Alas, poor Marcus Nispel hasn’t had much love for his directorial output to date. After helming remakes/reboots of three fan-coveted properties with The Texas Chainsaw Massacre, Friday The 13th and Conan The Barbarian, it’s safe to say he's become a persona non grata in geek circles. Yet there’s still a lot to enjoy in those films and he is, after all, responsible for giving us a scene in which Ron Perlman delivers a baby Conan on the battlefield via dagger caesarean, and you don’t see that every day.
If there’s one thing that Nispel truly excels at, it’s the visceral power of bloodshed, and Pathfinder is no exception. Within seconds of the opening credits there’s depictions of brutal slaughter, and the high level of violence never lets up, as Karl Urban’s character Ghost sets out to lay his demons to rest via the use of a rather large sword – if you’ve ever wanted to see him slice a man’s eye with said sword, then this is the movie for you.
Gore aside, Pathfinder’s an enjoyable little movie, though the erratic pace and minimal dialogue make it hard to invest in the characters properly, with only Moon Bloodgood bringing a sense of warmth to a film that even has a cold visual palette. Thankfully Clancy Brown is also on hand to lend a little colour, though for very different reasons, as he proves yet again why there are few to top his ‘sworded bastard’ persona. There’s also a great shield sled pursuit down a tree littered mountainside, which contains considerably more splat than you get from your average Biker Scout in Return Of The Jedi.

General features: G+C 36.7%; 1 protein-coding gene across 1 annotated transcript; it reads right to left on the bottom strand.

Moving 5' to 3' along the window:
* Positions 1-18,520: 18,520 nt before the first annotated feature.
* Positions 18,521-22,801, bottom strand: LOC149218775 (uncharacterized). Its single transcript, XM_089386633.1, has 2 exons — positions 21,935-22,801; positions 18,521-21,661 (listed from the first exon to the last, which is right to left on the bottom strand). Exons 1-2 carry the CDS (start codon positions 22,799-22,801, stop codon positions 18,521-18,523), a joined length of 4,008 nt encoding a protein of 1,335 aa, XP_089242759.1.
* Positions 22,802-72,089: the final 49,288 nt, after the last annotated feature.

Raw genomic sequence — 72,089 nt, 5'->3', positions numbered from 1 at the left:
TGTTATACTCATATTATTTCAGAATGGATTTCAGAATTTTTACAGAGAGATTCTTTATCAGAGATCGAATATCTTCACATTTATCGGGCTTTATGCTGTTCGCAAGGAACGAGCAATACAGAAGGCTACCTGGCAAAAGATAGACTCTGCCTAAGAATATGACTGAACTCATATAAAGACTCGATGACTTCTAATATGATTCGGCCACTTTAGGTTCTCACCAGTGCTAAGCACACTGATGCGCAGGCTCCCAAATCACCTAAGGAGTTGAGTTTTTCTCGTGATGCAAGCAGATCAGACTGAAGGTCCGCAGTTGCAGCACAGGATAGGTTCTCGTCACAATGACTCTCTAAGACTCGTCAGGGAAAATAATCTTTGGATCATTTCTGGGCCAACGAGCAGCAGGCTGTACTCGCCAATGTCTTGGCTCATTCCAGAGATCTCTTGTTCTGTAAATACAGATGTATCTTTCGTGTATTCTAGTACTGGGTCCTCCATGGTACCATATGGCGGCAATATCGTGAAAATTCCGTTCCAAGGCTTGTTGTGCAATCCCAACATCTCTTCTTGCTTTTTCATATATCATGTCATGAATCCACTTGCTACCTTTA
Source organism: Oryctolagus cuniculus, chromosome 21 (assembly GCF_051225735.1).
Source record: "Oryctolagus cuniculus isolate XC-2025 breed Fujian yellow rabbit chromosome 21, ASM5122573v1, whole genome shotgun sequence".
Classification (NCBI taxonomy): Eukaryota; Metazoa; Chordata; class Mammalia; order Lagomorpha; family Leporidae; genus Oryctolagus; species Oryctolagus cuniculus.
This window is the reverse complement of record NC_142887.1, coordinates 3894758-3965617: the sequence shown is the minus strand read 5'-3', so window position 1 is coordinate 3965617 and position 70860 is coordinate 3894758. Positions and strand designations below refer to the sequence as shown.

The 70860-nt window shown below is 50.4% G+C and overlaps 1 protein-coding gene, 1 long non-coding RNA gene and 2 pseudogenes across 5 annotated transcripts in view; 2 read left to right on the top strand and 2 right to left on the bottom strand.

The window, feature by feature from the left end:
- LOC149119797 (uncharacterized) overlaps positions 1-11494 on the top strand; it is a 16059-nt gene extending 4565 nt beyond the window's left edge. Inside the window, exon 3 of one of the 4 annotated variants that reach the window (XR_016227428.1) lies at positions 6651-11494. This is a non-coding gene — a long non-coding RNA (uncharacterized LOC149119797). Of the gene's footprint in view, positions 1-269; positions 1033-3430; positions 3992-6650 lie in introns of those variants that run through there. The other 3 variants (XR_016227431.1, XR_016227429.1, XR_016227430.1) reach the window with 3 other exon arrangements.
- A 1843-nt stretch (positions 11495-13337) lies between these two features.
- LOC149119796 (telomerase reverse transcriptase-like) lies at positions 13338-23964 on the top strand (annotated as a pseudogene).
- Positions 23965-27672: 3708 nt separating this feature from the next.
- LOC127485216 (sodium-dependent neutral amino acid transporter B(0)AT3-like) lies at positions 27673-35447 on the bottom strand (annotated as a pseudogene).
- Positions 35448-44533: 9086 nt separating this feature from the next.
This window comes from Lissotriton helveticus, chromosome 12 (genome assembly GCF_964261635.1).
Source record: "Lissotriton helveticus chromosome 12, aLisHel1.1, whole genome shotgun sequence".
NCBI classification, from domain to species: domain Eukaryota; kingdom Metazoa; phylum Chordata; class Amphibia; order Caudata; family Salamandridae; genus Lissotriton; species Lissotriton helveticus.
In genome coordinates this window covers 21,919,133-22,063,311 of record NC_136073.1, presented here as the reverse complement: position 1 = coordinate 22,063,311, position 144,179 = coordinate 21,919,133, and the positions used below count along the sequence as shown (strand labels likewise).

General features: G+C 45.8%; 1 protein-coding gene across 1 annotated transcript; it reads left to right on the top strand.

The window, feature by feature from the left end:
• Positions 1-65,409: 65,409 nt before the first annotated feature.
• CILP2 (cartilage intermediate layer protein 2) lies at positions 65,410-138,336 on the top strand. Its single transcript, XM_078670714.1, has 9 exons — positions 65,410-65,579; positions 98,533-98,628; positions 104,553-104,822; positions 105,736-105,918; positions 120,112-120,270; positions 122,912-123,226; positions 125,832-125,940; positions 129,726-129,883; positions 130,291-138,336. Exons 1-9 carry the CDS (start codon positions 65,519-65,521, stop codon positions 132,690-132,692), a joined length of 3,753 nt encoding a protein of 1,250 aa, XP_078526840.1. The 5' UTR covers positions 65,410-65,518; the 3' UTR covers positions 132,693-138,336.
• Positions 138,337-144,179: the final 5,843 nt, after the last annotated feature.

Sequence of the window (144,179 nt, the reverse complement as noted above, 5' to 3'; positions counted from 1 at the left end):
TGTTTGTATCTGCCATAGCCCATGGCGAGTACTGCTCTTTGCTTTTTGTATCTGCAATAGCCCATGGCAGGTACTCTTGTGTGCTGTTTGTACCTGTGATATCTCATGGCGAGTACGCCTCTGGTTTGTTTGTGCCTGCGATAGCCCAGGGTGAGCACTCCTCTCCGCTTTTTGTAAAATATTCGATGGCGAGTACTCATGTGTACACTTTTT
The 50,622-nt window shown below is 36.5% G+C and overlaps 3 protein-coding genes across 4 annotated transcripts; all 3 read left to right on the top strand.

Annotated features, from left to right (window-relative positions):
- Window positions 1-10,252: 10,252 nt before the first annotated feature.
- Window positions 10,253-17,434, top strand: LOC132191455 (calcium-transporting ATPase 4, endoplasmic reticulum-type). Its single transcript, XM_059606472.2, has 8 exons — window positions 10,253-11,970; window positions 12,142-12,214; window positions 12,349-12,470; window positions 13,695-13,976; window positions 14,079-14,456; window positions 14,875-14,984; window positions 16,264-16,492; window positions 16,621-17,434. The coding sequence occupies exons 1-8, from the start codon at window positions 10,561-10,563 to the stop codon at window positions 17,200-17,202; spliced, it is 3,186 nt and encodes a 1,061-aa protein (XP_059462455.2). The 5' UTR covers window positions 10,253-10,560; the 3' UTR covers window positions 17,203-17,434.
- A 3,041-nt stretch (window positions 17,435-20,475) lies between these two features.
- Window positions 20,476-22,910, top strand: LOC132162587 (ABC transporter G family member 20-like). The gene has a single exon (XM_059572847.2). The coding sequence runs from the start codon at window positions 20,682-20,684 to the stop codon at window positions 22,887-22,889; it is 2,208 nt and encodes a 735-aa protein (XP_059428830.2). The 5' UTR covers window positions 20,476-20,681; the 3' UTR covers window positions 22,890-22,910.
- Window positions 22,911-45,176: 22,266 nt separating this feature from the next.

Curiously, after a recent watch of the fantastic Captain America: The Winter Soldier, Urban is seen sporting a very similar look indeed to the titular villain during the movie’s latter half, which made me double take, as you‘ll see in the above photo.
Star Trek/Star Trek Into Darkness (2009/2013)
“Space is disease and danger wrapped in darkness and silence.”